While much of the picture regarding the performance of publishers’ digital resources during the pandemic is rosy, Britten Follett, executive v-p of Follett School Solutions, points out that making the pivot to distance learning has not been seamless, largely due to longstanding equity issues across the country. “I’m hearing daily from our customers, parents, and students about the challenges associated with delivering remote learning,” she says. “I recently spoke with a member of the North Carolina Department of Public Instruction, who shared that they are no longer calling the delivery of instruction to students at home ‘eLearning’ because there are tens of thousands of students in the state who do not have internet connectivity.”

One way that publishers and education companies can help mitigate this digital divide is to continue to spotlight print books and make them accessible. “The equity piece of distance learning is a real issue and, frankly, print has a major role to play in addressing that,” says Amy Cox, associate v-p of marketing at Capstone. “Content can’t all be just digital. It’s been exciting to be a part of helping educators innovate to get print in the hands of their students. For example, we helped Chicago Public Schools provide take-home book bundles to families who were coming to their food distribution sites. Actually, this particular example provided us with some unique challenges, including getting book shipments accepted at closed school buildings. Our local sales representative ended up taking in 20 school sites’-worth of books in her garage and then delivering them to the appropriate sites.”

Follett believes “a blend of print and digital content is absolutely critical.” To that end, she adds, “We’ve seen rural communities offer drive-through libraries where students can check a print book out via Follett Destiny and pick it up from the school. Also, several urban districts have purchased tens of thousands of copies of popular titles to distribute grab-and-go style with students’ lunches in sacks and backpacks to ensure every child has resources at home. Our team of teachers and librarians at Follett is building on the grab-and-go concept by curating custom collections based on the school or district’s curricular objectives.”

Mackin focuses on a blended approach as well and is seeing an uptick in print sales. “Our customers count on us to deliver the highest quality print and digital materials,” Troy Mikell, director of marketing and advertising, says. “While print orders trailed off in the initial weeks of the shelter-in-place mandates, our customers—and their schools and districts—have resumed placing critical book orders for titles that they anticipate they will need for fall 2020,” Mikell says.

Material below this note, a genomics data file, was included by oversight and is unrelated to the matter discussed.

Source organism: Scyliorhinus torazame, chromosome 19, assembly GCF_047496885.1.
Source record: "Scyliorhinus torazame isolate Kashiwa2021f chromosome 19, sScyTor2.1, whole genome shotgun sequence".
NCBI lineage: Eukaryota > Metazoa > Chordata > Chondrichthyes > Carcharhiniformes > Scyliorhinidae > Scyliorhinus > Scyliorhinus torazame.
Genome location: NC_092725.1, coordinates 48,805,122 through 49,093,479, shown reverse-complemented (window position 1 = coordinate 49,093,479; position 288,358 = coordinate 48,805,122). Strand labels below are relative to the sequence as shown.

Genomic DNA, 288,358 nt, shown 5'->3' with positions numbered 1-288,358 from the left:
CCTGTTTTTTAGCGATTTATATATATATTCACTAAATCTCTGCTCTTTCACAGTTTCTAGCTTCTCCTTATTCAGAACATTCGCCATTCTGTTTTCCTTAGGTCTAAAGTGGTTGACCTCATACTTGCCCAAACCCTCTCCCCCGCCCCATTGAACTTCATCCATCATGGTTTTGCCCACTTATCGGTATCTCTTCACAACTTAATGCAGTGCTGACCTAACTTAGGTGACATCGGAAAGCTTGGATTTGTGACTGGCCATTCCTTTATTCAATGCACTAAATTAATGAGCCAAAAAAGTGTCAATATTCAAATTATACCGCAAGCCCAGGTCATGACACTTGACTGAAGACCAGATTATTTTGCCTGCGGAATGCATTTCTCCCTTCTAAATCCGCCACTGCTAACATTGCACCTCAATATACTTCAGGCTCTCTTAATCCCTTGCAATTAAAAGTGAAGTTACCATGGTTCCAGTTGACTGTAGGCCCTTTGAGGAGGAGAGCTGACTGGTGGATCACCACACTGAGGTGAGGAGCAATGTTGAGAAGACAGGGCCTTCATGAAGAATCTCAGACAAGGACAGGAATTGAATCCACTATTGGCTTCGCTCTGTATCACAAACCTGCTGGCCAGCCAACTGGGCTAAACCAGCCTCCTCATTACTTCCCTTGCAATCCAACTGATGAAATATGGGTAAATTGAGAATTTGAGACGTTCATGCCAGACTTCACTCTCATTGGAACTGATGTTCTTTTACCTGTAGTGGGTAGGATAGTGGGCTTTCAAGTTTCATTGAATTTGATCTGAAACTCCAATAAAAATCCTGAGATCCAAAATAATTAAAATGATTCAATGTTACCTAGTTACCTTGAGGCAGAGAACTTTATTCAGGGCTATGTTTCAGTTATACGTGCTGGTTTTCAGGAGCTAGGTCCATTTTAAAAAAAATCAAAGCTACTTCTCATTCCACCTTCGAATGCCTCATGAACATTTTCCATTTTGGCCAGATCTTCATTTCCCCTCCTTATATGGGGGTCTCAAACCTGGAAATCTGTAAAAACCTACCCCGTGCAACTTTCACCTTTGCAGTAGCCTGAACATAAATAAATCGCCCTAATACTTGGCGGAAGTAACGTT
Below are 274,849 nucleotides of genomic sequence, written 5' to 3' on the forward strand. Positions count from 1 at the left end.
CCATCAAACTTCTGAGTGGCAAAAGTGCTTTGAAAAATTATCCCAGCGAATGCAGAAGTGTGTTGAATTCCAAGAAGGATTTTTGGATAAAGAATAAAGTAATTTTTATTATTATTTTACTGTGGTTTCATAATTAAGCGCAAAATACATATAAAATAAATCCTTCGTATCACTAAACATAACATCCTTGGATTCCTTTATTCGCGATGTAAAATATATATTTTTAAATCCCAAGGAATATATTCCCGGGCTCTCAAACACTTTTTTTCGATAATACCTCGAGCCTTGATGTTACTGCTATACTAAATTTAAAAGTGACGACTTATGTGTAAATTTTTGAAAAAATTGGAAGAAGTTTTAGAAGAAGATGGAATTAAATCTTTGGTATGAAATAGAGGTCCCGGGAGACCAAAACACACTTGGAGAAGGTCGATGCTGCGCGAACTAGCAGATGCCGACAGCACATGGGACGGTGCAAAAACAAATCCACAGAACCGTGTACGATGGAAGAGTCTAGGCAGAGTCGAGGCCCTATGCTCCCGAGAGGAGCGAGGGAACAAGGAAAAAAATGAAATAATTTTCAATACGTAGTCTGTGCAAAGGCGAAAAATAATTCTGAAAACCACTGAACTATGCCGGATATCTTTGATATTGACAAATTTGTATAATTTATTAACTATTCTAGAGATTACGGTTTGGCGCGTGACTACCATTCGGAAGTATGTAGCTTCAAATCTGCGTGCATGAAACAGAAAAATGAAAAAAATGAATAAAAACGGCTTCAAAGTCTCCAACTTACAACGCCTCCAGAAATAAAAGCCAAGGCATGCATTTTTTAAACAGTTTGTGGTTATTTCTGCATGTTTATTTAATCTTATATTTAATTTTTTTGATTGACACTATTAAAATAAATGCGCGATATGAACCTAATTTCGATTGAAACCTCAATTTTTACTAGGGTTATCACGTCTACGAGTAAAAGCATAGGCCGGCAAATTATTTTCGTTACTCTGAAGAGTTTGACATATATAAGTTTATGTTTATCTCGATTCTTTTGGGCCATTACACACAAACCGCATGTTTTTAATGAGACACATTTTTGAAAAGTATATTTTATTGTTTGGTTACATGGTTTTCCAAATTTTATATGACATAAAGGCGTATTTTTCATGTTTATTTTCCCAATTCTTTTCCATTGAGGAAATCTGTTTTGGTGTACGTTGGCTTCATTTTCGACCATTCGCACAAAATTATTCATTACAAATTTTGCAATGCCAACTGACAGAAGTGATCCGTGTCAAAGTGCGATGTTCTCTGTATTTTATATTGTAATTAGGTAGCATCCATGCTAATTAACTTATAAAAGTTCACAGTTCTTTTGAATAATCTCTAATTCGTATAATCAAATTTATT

At Scholastic, Lauren Tarshis, senior v-p and editor-in-chief/publisher of Scholastic classroom magazines, says that the company is “still committed to bringing print books and magazines into students’ hands because we know how important that connection to the physical page can be for engaging kids. We know from the Scholastic Kids & Family Reading Report that more than two-thirds of kids agree they will always want books printed on paper.” Tarshis cites a recent example out of Connecticut, noting that the Scholastic Education group partnered with Governor Ned Lamont and the state department of education to deliver more than 185,000 take-home book packs to kids in grades K–8 throughout the state. “Our book clubs and book fairs are also being creative nationwide in supporting educators and families to gain books through digital flyers and virtual book fairs,” Tarshis adds. “Educators are sharing with us their inventive ways of ensuring that books, as well as our magazines, make it to kids, from delivery with school lunches to book drive-throughs, and even the personal, socially distanced drop-off.”

Physical books always take center stage at Simon & Schuster Children’s Publishing, according to Lauren Hoffman, v-p and director of marketing and publicity. “Everything we do is in support of our print books,” she says. “All of our recent digital efforts were launched in order to aid in discoverability and enhance the educational/entertainment experience and further engage readers in our print books.” She mentions some of the things her team has been doing to keep print books at the forefront. “We continue to work with bookstores and other venues across the country to host virtual events and school visits with our authors and illustrators, offering signed bookplates, when requested, to incentivize sales,” she says. “With virtual author events now a major aspect of our business, we are keeping readers and fans apprised of events via the Simon & Schuster Author Events page. It’s a one-stop shop for all author events taking place on Facebook, Zoom, YouTube, and other digital platforms, and can be browsed by week or month, filtered by adult, kids or teen, and looked at in calendar view or for single event information.”

Adrienne Waintraub, executive director of school and library marketing at Random House Children’s Books, says that although digital teaching materials have received more emphasis recently, “we are still very much focused on promoting our backlist and frontlist titles, so that teachers and educators are able to incorporate them into their virtual curriculum.”

And Rachel Benoit, director of marketing at Nomad Books, describes another way that digital and print have been working nicely together of late. “Because we sell books directly to customers at our online store, we aren’t reliant on larger digital retailers to get our books shipped in a timely manner,” she says. “We find that customers get a taste of what we have to offer through our free, downloadable resources, and then they want the whole package, so they return and buy the books."

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